We’re often told by parents (and librarians) not to judge a book by its cover. I’m apparently a terrible librarian because I choose what to read by its cover on a regular basis. God Save the Queen is one example of a book I chose for the cover. That smirking, red haired, steampunk-wearing woman on the cover couldn’t fail to catch my eye at the very least. When I realized it was set in an alternate 2012 in England where Queen Victoria still ruled as a near-immortal vampire, I simply couldn’t resist.
Xandra Vardan is a member of the Royal Guard, the organization charged with protecting the vampires and werewolves who make up the Aristocracy in this alternate Britain. When her younger sister, Drusilla, goes missing, Xandra uses all the resources at her disposal, including going to the goblin prince for information, in order to find her. What she finds shakes her belief in the structure of British society and the right of the Aristocracy to rule and everything she thinks she knows about the people in her world.
God Save the Queen is an exciting blend of horror, paranormal romance, urban fantasy, mystery, steampunk and alternate history. With a flawed main character and conspiracies that run deep, this is a fun read for people who like urban fantasy.
>Anorev is a place where people and machines have forgotten how to remember. One day there was a “tick” but no “tock” and day but no night and without yesterday there can be no tomorrow. Books are just convenient flat objects a child can stand on in order to reach things.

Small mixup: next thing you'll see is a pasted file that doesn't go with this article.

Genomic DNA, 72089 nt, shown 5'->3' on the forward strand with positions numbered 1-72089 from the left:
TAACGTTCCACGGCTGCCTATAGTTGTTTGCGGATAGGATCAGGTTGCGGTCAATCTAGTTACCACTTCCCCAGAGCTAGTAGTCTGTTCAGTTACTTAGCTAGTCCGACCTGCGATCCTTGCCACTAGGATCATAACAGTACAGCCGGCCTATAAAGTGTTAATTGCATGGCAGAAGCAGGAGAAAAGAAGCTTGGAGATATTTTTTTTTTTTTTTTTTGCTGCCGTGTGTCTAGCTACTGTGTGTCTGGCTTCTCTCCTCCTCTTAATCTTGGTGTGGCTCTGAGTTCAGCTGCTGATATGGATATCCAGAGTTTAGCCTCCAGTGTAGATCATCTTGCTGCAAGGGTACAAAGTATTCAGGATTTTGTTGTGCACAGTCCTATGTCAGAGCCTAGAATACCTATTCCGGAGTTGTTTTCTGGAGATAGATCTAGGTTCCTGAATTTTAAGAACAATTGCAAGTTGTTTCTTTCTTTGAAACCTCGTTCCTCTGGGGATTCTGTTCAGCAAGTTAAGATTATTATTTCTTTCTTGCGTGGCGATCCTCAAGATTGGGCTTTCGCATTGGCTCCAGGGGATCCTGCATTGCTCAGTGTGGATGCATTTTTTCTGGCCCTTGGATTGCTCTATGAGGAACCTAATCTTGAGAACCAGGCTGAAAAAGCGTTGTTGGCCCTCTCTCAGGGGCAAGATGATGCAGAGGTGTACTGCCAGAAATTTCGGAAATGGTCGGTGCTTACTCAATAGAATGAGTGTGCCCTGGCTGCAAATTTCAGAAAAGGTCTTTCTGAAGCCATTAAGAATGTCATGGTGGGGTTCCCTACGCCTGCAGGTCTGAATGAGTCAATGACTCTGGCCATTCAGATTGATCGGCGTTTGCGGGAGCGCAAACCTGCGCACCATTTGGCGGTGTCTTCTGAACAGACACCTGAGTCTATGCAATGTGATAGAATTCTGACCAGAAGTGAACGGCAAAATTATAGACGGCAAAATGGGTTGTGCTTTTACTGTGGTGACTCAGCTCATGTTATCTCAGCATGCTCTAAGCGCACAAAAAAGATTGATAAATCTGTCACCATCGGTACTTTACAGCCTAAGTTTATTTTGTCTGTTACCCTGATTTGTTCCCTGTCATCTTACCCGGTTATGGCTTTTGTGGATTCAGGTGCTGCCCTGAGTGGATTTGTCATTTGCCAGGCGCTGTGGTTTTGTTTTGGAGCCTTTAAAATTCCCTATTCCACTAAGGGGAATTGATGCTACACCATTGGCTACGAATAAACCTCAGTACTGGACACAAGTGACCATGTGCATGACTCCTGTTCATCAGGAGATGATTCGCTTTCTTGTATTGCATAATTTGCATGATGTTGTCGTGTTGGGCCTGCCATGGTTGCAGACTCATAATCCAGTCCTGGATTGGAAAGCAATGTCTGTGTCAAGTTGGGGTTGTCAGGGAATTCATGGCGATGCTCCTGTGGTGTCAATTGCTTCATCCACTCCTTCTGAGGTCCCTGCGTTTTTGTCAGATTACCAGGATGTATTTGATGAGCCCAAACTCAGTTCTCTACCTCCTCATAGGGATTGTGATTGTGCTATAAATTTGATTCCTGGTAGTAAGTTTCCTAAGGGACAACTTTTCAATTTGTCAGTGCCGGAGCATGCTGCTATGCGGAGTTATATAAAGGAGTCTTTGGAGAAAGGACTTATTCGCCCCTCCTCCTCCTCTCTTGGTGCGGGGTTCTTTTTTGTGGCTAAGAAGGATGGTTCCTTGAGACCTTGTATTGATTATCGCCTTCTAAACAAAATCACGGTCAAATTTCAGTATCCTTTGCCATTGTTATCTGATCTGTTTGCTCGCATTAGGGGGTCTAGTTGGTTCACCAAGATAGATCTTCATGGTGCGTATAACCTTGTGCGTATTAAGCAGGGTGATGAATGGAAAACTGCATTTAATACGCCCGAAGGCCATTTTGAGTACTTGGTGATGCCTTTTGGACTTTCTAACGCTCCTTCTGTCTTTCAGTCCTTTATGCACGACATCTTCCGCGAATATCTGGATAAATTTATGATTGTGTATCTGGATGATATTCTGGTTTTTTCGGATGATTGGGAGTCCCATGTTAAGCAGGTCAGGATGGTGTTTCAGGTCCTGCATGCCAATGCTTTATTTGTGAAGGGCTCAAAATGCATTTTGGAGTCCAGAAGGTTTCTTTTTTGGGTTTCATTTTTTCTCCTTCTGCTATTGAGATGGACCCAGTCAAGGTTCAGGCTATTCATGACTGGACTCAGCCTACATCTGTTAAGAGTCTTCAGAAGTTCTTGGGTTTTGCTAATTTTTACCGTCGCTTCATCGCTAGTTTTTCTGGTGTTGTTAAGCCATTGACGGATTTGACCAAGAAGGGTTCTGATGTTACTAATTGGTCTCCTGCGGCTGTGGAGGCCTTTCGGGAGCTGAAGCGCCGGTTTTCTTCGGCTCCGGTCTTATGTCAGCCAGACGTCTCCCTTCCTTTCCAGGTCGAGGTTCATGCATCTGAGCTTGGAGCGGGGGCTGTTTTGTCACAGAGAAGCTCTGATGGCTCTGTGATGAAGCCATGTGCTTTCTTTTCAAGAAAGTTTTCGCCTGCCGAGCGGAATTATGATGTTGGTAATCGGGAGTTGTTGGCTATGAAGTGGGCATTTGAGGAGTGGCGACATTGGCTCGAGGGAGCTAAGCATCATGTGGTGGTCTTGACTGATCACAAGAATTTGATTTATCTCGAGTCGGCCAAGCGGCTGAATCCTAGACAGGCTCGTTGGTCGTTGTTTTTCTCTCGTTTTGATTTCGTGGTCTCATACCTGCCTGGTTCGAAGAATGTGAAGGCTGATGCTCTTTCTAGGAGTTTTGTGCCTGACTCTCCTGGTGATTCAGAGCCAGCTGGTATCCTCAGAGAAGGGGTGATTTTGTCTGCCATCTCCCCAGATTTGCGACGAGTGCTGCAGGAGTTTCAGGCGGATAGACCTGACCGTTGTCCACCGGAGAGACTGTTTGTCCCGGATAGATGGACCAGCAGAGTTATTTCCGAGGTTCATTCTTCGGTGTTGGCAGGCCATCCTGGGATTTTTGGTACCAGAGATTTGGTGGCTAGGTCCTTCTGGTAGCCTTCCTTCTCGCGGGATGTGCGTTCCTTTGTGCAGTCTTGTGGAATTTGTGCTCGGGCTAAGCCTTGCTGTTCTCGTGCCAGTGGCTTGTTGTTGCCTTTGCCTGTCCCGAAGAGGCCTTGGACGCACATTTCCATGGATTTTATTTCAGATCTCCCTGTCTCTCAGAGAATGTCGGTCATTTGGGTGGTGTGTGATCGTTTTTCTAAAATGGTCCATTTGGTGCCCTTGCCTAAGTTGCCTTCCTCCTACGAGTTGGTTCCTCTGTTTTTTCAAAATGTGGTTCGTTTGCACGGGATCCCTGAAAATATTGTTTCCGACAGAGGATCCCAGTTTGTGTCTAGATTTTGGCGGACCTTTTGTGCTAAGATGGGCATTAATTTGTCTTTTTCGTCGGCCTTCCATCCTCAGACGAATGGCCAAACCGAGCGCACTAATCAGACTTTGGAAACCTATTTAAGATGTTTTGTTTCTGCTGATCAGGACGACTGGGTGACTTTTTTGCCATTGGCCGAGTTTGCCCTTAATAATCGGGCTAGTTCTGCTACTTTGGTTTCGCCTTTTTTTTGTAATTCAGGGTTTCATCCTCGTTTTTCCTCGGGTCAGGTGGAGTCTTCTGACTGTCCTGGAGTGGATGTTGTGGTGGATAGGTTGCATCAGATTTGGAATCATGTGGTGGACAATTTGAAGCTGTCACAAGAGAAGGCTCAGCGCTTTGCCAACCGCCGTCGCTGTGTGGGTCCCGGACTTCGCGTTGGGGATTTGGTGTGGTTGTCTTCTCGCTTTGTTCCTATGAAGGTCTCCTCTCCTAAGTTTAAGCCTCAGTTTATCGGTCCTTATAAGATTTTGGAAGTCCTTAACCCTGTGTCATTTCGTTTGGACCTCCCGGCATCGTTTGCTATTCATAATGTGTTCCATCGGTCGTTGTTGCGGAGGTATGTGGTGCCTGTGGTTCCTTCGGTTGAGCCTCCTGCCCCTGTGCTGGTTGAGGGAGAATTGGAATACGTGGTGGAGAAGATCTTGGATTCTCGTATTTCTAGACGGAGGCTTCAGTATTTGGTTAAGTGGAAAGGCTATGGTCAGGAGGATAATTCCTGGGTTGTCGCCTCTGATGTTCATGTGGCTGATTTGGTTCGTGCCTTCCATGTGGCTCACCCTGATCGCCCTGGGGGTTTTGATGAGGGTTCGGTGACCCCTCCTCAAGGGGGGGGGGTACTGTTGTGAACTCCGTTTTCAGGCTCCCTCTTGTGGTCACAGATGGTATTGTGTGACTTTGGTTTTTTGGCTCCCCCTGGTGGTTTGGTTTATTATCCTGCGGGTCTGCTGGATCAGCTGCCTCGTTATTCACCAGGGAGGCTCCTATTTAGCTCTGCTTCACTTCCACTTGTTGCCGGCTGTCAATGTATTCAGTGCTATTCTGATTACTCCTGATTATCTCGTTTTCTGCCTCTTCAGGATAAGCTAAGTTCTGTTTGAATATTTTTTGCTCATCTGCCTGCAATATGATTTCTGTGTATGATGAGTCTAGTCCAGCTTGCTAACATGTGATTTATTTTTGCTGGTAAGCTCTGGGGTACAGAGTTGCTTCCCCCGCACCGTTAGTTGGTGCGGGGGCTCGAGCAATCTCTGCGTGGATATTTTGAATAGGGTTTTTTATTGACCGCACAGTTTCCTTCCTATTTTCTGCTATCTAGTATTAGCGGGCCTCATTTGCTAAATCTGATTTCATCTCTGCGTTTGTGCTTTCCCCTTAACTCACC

Ayden is a young boy living in Anorev who doesn’t fit in, and Zoe is a machine and his friend. This unlikely pair can feel that things are wrong but are unsure what is wrong and don’t know how to fix it. Everything changes one day when the Dapper Men descend from the sky and the “tock” returns.
Return of the Dapper Men would actually be at home in the children’s, young adult or adult graphic novel collections. Part of its beauty and charm is its layers of meaning. In many ways, it reminds me of Alice in Wonderland. The language is sometimes deliberately obtuse to give it layers of meaning, which allows children and parents enjoying this story together to enjoy it at different levels. It is gorgeously illustrated with a blend of simplicity and intricacy and some wonderful, complex paneling.
>In this wonderfully inventive debut, Mark Hodder pulls together a variety of genres (including time travel, steampunk, alternate history, mystery and more) into a rolicking story set in an alternate Victorian England.
Captain Sir Richard Francis Burton, a Victorian era Renaissance Man, follows a different path in life when he is asked by the prime minister in 1861 to investigate the sightings of the (possibly mythic) figure Spring Heeled Jack. What follows is a tale of werewolves, a talking orangutan, steam-powered velocipedes and rotorchairs as Burton tries to locate Spring Heeled Jack and find out why boys from the East End are disappearing. Burton recruits his friend, the poet Algernon Swinburne, to aid him in his investigation as he faces off with such Victorian era giants as Charles Darwin, Laurence Oliphant, Isambard Kingdom Brunel and Florence Nightingale.
The Strange Affair of Spring Heeled Jack is the first in the planned Burton and Swinburne series. While Hodder pulled everything together into a satisfying ending for Spring Heeled Jack, there is more than enough there for another narrative featuring the intrepid Burton and Swinburne.